topographic situation, it is unlikely that Windmill Plantation ever supported a resident
population at the mound site itself.
The Dougherty County Soil Survey (USDACS 1968), and the soil survey
conducted by researchers from the Jones Ecological Research Center (Cammack et al.
2002) characterize the soil around the mound as a Grady Clay Loam. The profile of this
soil is characterized by high sand content yielding to mottled yellow, gray and orange
clays with depth. The soil is generally characterized as shallow, poorly drained, and often
inundated (Cammack et al. 2002; USDASCS 1968). Excavation Unit 2 (XU 2) was
excavated on high ground in an area that shovel tests suggested were artifact rich.
Mapping and land use histories also suggested minimal disturbance in the XU 2 vicinity.
The soil profile from XU 1 fits well with the overall characterization of the area (Figure
4.15).
143
FIGURE 4.14, One meter resolution aerial photograph of Windmill Plantation (9DU6)
FIGURE 4.15, 9DU6, XU 2, Final excavation level
The depositional situation, then, is one exhibiting little post-occupation
disturbance, but in which particles are laid down repeatedly each season through low
144
energy rises and falls in standing water. If this is the case, particle size data taken in 5
cm3 samples shed little light on this fine-grained process. A sampling strategy comparing
sedimentation with centimeter or sub-centimeter precision would be more appropriate.
However, phosphate data (Table 4.5 and Figure 4.16) draw out two or three
potential use surfaces, with visible in spikes at 15 cm, 25 cm, and 40 cm. These spikes
correlate nicely with total artifact count, suggesting potential geomorphological and
activity surfaces. Given the impossibility of agriculture in the area and the stability of
available phosphate in the absence of mechanical disturbance, spikes in available
phosphate present a viable route to the identification of ancient surfaces in deep
swampland settings.
TABLE 4.5,
Available phosphate data, according to stratigraphic level. 9DU6, XU 2
depth
-5
-10
-15
-20
-25
-30
-35
-40
-45
-50
-55
-60
-65
-70
-75
-80
-85
-90
ppm
980
640
1300
720
1120
940
670
1460
470
520
420
370
400
200
390
420
340
400
145
Available Phosphate at 9DU6 (ppm vs. depth)
0
-10 0
200
400
600
800
1000
1200
1400
1600
-20
-30
-40
-50
9DU6
-60
-70
-80
-90
-100
FIGURE 4.16, Stratigraphic distribution of available phosphate, 9DU6
TABLE 4.6,
Level
1
2
3
4
5
Average
Size 1
(5cm^2)
0.39
0.45
0.28
0.00
0.20
0.26
Sherd size, by stratigraphic level. 9DU6, XU 2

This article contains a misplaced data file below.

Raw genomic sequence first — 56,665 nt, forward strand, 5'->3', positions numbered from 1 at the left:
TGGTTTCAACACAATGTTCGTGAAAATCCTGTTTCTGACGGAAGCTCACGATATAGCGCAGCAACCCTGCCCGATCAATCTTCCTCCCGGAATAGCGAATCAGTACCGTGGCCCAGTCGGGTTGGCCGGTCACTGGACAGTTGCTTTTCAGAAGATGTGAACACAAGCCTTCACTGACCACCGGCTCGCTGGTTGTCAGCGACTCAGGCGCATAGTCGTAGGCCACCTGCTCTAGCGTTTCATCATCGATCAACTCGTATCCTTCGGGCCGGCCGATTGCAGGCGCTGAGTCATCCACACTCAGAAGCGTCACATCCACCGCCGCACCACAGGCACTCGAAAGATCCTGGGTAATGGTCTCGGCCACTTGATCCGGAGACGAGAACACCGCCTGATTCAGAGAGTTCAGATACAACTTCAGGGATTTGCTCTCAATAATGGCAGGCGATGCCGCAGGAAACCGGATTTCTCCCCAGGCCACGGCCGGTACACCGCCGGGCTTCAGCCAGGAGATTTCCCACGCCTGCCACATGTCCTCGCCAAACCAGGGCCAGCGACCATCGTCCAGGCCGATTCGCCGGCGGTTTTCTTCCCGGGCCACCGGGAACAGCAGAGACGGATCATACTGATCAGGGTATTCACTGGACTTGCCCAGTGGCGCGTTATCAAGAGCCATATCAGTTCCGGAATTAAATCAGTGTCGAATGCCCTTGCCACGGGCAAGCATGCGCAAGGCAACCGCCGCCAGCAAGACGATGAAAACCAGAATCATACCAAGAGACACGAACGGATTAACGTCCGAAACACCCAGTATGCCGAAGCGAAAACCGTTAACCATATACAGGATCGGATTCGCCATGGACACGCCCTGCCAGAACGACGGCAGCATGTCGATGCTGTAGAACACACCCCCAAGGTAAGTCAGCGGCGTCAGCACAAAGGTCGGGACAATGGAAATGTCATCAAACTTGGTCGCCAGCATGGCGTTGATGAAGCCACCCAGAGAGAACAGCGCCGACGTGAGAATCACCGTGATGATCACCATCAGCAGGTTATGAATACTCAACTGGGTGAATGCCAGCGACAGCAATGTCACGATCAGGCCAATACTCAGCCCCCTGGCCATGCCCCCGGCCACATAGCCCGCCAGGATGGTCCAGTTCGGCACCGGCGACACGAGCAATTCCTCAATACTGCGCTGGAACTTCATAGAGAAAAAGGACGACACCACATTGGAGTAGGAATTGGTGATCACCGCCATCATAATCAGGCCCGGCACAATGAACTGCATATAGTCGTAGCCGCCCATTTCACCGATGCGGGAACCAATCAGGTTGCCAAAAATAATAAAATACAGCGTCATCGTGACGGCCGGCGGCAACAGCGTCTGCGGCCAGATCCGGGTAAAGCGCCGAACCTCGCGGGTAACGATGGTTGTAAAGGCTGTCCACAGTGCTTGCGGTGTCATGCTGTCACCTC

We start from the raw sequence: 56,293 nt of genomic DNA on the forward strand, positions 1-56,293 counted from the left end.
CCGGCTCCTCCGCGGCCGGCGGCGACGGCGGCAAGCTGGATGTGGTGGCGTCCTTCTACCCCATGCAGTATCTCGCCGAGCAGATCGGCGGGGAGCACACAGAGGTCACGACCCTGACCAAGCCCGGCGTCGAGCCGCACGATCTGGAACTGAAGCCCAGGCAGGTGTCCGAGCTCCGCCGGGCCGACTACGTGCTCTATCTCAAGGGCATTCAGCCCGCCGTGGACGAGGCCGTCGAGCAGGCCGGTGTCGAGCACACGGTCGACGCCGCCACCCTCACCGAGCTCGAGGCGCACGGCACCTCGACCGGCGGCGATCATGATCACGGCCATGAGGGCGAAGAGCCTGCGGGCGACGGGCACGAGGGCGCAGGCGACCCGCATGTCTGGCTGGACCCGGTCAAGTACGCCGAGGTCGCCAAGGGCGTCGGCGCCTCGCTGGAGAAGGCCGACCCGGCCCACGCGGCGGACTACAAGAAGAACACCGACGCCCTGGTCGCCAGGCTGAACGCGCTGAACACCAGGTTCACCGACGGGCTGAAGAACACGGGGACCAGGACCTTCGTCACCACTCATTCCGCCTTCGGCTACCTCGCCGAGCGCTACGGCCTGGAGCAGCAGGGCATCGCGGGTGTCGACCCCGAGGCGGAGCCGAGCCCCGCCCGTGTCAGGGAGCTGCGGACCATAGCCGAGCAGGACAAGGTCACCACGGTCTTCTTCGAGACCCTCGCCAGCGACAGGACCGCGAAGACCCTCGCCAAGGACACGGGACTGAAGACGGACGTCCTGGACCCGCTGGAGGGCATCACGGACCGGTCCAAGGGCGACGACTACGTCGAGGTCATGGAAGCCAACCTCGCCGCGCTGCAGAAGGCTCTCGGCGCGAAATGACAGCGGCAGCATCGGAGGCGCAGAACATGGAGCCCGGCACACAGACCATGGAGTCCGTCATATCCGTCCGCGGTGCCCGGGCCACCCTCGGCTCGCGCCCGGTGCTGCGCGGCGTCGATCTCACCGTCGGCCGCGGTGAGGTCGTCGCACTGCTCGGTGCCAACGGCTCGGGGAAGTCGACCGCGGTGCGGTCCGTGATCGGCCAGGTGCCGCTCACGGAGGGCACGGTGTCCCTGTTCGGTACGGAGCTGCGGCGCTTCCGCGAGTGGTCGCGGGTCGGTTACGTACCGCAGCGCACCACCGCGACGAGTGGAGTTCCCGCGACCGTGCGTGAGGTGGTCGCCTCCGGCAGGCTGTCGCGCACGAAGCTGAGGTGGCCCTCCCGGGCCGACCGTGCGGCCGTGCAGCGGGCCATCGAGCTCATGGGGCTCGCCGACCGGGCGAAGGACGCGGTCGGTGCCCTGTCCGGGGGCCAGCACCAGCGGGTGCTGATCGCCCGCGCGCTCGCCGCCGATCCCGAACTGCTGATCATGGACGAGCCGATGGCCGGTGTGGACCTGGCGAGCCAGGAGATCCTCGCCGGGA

Size 2
(16cm^2)
0.61
0.35
0.56
0.50
0.60
0.52
Size 3
(49cm^2)
0.00
0.20
0.12
0.50
0.20
0.20
Size 4
(100cm^2)
0.00
0.00
0.04
0.00
0.00
0.01
%
Depth Total
-10
0.23
-20
0.26
-30
0.32
-40
0.13
-50
0.06
n = 78
146
Relative Ceramic Frequencies by Size Category (9DU6)
0
-10
0
0.1
0.2
0.3
0.4
0.5
0.6
0.7
0.8
-20
-30
Size 4
-40
Size 3
-50
Size 2
-60
Size 1
-70
-80
-90
-100
FIGURE 4.17, Stratigraphic distribution of ceramic frequencies by sherd size, 9DU6
XU2 Relative Ceramic Frequency by Depth (9DU6)
0
-10
0
5
10
15
20
25
30
35
-20
-30
-40
-50
-60
-70
-80
-90
-100
FIGURE 4.18, Stratigraphic distribution of ceramic frequencies, 9DU6
Relative ceramic frequencies by depth and ceramic proportions sorted by size
suggest similar views of artifact surfaces (Table 4.6 and Figures 4.17 and 4.18).
Differences in ceramic vessel size and form notwithstanding, large, horizontally oriented
sherds can indicate potential surfaces. Though their exact orientation was not
documented, many large sherds were found between 30 and 40 cm below surface. Total
147
counts and sherd size data suggest up to three surfaces between 20 and 30 cm, between
30 and 40 cm, and between 40 and 50 cm.
As noted in Chapter 4, correlations are limited by the fact that the excavations
were carried out in 10 cm levels, while the soil samples were taken in 5 cm levels.
Moreover, without particle size data, adequate reconstructions of depositional history
cannot be certain. Over and above the phosphate data, several ceramic distribution trends
argue for undisturbed strata. Unlike Hay Fever Farm, where small sherds represent up to
80% of the sample, the smallest size class (Class 1) is never dominant. Instead, larger
sherds (Classes 3 and 4) consistently represent between 20 and 40 percent of the
assemblage. Finally, as shown in Chapter 6, temporal data likewise suggest stratigraphic